Results and Discussion

In the present study predominant fungal species identified through wet blotter method were Alterneria spp, Fusarium spp, Aspergilusflavus and Aspergilusniger (Figures 1 and 2). Namdeo et al. [6] and Mohanan [7] reported the presence of storage fungi in B. bambos, and their potential to pose problems in nursery [12]. The infection noticed was 39% and the affected seed lot registered germination of 62% (Table 1). The reduced germination due to Aspergillus, Alternaria, Rhizoctonia, Fusarium, Phoma and Chaetomium in soybean seeds was reported by Ramamoorthy and Karivaratharaju [13] and in groundnut by Ibiam et al. [14] and four indigenous tree species by other researchers.

Figure 1: Pathogen infection and germination of Bambusa bambos seeds.

Figure 2: Microscopic panorama of pathogens presents on Bambusa bambos.

  Treatment Pathogen Infection (%) Germination (%) Root length (cm) Shoot length (cm) Drymatter production (mg/seedling) Vigour index
T0 39 62 (50.77) 9.0 8.6 8.0 496
T1 35 60 (50.77) 8.5 8.3 7.5 450
T2 37 76 (60.67) 9.1 8.7 8.0 608
T3 20 65 (53.73) 7.0 8.0 7.3 475
T4 28 74 (59.34) 9.0 8.6 8.1 599
T5 27 64 (53.13) 8.6 8.2 9.1 585
T6 9 78 (62.03) 7.5 6.6 8.0 624
T7 8 70 (56.79) 8.9 7.4 8.1 567
T8 6 66 (54.33) 7.9 6.1 7.4 488
T9 5 78 (62.03) 8.4 6.3 8.1 631
Mean 21 71 (57.42) 8.4 7.7 8.0 552
SEd 1.633 2.055 0.206 0.206 0.249 3.682
CD (P=0.05) 3.406** 4.286** 0.429** 0.429** 0.520** 7.680**

Table 1: Influence of chemicals and surface sterilization on pathogen control and seed germination.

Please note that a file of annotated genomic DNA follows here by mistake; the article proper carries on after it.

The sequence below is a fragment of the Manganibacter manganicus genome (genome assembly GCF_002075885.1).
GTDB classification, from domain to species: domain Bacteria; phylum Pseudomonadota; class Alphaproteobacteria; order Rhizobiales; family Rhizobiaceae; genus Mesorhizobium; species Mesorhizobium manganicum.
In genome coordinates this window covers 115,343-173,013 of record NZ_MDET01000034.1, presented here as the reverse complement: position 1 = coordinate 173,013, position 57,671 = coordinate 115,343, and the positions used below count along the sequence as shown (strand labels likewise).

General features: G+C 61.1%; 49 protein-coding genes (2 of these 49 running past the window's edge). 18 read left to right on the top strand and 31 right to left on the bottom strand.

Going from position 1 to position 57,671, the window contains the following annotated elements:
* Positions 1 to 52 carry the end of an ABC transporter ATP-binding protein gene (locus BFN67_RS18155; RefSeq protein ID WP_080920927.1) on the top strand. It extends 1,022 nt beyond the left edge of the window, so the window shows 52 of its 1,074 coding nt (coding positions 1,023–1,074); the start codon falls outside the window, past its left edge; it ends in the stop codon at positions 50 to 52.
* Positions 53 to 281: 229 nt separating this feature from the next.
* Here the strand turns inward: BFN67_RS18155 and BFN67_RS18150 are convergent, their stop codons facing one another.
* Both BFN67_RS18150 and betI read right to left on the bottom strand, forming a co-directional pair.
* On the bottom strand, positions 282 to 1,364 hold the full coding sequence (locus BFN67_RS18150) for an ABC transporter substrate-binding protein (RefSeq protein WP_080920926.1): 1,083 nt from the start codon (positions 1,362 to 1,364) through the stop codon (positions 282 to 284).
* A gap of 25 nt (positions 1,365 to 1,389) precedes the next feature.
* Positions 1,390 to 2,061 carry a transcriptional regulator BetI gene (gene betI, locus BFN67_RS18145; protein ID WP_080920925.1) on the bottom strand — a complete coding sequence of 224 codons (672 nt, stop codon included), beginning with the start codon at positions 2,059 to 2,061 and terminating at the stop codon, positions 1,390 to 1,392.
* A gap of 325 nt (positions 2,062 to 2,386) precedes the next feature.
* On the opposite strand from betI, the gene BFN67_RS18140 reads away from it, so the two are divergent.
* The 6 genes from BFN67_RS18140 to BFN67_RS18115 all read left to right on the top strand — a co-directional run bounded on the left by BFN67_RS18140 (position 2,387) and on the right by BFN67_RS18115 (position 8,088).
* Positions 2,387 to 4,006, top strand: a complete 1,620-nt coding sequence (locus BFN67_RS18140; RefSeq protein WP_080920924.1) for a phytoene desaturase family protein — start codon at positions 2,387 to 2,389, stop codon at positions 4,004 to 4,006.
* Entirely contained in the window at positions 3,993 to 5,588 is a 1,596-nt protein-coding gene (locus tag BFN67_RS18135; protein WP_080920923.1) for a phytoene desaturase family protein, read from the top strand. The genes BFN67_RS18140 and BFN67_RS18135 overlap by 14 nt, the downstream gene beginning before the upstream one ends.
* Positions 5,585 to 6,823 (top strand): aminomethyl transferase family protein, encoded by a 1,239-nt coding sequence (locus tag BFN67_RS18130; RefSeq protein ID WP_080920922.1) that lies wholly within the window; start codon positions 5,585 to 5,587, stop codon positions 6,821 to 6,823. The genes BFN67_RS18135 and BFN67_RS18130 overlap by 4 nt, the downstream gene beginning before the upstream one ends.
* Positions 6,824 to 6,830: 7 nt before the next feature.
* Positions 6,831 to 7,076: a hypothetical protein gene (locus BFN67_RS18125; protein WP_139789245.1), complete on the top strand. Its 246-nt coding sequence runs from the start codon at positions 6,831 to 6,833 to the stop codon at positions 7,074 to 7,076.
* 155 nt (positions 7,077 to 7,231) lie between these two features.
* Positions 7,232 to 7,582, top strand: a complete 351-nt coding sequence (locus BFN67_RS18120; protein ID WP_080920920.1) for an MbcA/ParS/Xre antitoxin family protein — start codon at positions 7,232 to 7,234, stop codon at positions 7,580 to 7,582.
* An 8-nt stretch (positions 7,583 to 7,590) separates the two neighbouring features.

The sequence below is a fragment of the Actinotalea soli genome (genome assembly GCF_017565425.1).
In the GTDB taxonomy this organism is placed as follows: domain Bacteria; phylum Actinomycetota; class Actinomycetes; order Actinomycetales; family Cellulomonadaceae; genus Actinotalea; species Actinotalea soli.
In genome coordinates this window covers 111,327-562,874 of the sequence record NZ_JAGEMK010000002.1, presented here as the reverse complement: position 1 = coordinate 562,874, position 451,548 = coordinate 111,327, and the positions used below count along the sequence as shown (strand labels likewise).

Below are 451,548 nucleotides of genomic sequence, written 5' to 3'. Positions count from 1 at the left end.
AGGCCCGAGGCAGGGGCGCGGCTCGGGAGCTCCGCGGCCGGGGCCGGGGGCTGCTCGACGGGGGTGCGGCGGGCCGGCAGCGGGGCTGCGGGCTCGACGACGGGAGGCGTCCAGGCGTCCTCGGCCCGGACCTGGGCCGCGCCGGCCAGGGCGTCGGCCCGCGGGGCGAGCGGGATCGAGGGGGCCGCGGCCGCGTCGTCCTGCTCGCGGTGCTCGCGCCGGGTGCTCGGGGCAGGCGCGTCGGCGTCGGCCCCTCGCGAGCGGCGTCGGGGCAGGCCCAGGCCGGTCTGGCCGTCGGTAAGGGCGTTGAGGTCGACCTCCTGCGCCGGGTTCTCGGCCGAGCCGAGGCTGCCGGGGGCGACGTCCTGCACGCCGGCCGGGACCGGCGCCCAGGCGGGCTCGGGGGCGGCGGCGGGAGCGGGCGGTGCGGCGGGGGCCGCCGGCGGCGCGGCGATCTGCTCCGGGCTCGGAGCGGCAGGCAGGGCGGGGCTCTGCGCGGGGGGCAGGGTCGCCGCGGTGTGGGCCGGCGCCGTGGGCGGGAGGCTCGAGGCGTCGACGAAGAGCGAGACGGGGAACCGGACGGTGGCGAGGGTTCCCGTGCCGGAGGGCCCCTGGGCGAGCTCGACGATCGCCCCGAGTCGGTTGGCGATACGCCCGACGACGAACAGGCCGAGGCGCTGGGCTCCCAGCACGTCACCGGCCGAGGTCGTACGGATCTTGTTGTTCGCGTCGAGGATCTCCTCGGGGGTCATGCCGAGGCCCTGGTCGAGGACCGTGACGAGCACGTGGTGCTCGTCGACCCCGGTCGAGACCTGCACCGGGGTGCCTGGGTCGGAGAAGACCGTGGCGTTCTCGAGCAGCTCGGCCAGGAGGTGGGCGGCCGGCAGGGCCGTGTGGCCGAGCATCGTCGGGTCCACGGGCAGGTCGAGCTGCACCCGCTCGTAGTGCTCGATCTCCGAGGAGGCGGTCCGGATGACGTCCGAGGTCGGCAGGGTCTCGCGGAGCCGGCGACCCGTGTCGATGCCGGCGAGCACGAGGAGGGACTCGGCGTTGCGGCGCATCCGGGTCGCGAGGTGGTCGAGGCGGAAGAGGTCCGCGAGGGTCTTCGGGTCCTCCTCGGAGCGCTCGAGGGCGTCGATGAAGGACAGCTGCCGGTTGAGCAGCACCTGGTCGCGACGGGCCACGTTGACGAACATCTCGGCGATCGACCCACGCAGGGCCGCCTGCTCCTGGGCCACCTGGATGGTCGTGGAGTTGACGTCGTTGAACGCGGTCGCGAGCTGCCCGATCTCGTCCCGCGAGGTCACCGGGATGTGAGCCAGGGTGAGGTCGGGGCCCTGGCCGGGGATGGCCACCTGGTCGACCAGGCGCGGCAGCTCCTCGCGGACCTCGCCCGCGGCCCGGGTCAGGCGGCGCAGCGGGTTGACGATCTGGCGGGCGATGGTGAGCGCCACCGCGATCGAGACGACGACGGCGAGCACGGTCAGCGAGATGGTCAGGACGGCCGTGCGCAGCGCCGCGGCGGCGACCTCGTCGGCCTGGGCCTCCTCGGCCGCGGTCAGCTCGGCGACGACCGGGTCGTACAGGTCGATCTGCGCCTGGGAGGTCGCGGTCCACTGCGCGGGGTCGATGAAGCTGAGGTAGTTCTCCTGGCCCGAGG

Appropriate seed treatment can help in minimizing the carryover of fugal inoculum to seedlings and subsequently to the field. In the present study, pathogen infection was low (5%) in 1 h 0.5% Bavistin soaking+4 g Captan dry dressed seeds and recorded higher germination (78%) (Table 1 and Figure 3). When the seeds were treated with single fungicide either Bavistin (T4 and T5) or Ridomyl (T3) they failed to arrest the fungi completely, however fungal load was reduced from 39 to 20% in Ridomyl and to 27% in Bavistin treatment. The combination of Bavistin and Captan either as soaking or as dry dressing taken care of infection; at higher dosage of 4 g of Captan along with 0.5% Bavistin soaking was effective against storage fungi. This reduced the infection to 5% without affecting the germination. The results of present study are in accordance with the findings of Ibiam et al [15].

Figure 3: Influence of treatment on pathogen infection.

Conclusion

From the above results it could be inferred that soaking B. bambos seeds in 0.5% Bavistin solution for 1h, dried back to original moisture content and dry dressing with 4 g of Captan kg-1 of seeds effectively control the surface borne pathogens.

Acknowledgement

The authors are thankful to National Bamboo Mission, Ministry of Agriculture and Co-operation, Government of India, New Delhi for funding to carry out the research on various aspects of seed viability.